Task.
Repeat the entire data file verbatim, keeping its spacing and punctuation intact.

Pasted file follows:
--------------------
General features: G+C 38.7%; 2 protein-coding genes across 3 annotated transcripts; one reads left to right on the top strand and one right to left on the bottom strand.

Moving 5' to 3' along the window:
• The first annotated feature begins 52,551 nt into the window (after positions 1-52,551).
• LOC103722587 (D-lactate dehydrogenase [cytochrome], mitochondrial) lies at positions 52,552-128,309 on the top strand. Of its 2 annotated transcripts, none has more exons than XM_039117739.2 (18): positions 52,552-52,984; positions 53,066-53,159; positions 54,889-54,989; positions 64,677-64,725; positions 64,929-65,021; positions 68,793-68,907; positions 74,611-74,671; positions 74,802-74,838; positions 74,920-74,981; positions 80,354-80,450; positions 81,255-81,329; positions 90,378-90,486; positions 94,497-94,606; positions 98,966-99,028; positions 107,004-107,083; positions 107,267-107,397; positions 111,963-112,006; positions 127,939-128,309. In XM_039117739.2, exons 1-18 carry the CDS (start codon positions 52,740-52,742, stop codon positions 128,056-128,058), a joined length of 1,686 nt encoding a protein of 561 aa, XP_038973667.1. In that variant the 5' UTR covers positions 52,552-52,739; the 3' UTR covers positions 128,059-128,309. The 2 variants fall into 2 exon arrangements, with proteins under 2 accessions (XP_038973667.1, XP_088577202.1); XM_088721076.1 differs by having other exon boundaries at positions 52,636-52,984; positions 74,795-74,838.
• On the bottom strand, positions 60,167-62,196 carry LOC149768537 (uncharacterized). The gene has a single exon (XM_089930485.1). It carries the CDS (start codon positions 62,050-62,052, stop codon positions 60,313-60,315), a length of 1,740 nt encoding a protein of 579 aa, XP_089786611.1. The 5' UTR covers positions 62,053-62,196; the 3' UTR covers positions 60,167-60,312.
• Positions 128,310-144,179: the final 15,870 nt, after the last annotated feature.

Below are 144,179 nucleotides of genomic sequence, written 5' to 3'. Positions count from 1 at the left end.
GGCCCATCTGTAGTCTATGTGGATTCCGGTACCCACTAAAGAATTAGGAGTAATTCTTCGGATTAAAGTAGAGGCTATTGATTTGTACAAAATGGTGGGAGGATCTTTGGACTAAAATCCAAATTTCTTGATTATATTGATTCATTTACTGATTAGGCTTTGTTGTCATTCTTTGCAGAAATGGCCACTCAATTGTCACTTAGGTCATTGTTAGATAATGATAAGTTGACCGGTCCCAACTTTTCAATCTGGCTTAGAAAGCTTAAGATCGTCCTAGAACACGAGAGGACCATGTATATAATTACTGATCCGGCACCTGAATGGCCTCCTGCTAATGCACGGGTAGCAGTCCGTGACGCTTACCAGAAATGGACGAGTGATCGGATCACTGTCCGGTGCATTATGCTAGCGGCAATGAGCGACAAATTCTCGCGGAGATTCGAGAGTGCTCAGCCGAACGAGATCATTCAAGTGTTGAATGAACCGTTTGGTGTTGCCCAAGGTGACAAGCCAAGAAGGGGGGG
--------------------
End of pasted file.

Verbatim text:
General features: G+C 38.7%; 2 protein-coding genes across 3 annotated transcripts; one reads left to right on the top strand and one right to left on the bottom strand.

Moving 5' to 3' along the window:
• The first annotated feature begins 52,551 nt into the window (after positions 1-52,551).
• LOC103722587 (D-lactate dehydrogenase [cytochrome], mitochondrial) lies at positions 52,552-128,309 on the top strand. Of its 2 annotated transcripts, none has more exons than XM_039117739.2 (18): positions 52,552-52,984; positions 53,066-53,159; positions 54,889-54,989; positions 64,677-64,725; positions 64,929-65,021; positions 68,793-68,907; positions 74,611-74,671; positions 74,802-74,838; positions 74,920-74,981; positions 80,354-80,450; positions 81,255-81,329; positions 90,378-90,486; positions 94,497-94,606; positions 98,966-99,028; positions 107,004-107,083; positions 107,267-107,397; positions 111,963-112,006; positions 127,939-128,309. In XM_039117739.2, exons 1-18 carry the CDS (start codon positions 52,740-52,742, stop codon positions 128,056-128,058), a joined length of 1,686 nt encoding a protein of 561 aa, XP_038973667.1. In that variant the 5' UTR covers positions 52,552-52,739; the 3' UTR covers positions 128,059-128,309. The 2 variants fall into 2 exon arrangements, with proteins under 2 accessions (XP_038973667.1, XP_088577202.1); XM_088721076.1 differs by having other exon boundaries at positions 52,636-52,984; positions 74,795-74,838.
• On the bottom strand, positions 60,167-62,196 carry LOC149768537 (uncharacterized). The gene has a single exon (XM_089930485.1). It carries the CDS (start codon positions 62,050-62,052, stop codon positions 60,313-60,315), a length of 1,740 nt encoding a protein of 579 aa, XP_089786611.1. The 5' UTR covers positions 62,053-62,196; the 3' UTR covers positions 60,167-60,312.
• Positions 128,310-144,179: the final 15,870 nt, after the last annotated feature.

Below are 144,179 nucleotides of genomic sequence, written 5' to 3'. Positions count from 1 at the left end.
GGCCCATCTGTAGTCTATGTGGATTCCGGTACCCACTAAAGAATTAGGAGTAATTCTTCGGATTAAAGTAGAGGCTATTGATTTGTACAAAATGGTGGGAGGATCTTTGGACTAAAATCCAAATTTCTTGATTATATTGATTCATTTACTGATTAGGCTTTGTTGTCATTCTTTGCAGAAATGGCCACTCAATTGTCACTTAGGTCATTGTTAGATAATGATAAGTTGACCGGTCCCAACTTTTCAATCTGGCTTAGAAAGCTTAAGATCGTCCTAGAACACGAGAGGACCATGTATATAATTACTGATCCGGCACCTGAATGGCCTCCTGCTAATGCACGGGTAGCAGTCCGTGACGCTTACCAGAAATGGACGAGTGATCGGATCACTGTCCGGTGCATTATGCTAGCGGCAATGAGCGACAAATTCTCGCGGAGATTCGAGAGTGCTCAGCCGAACGAGATCATTCAAGTGTTGAATGAACCGTTTGGTGTTGCCCAAGGTGACAAGCCAAGAAGGGGGGG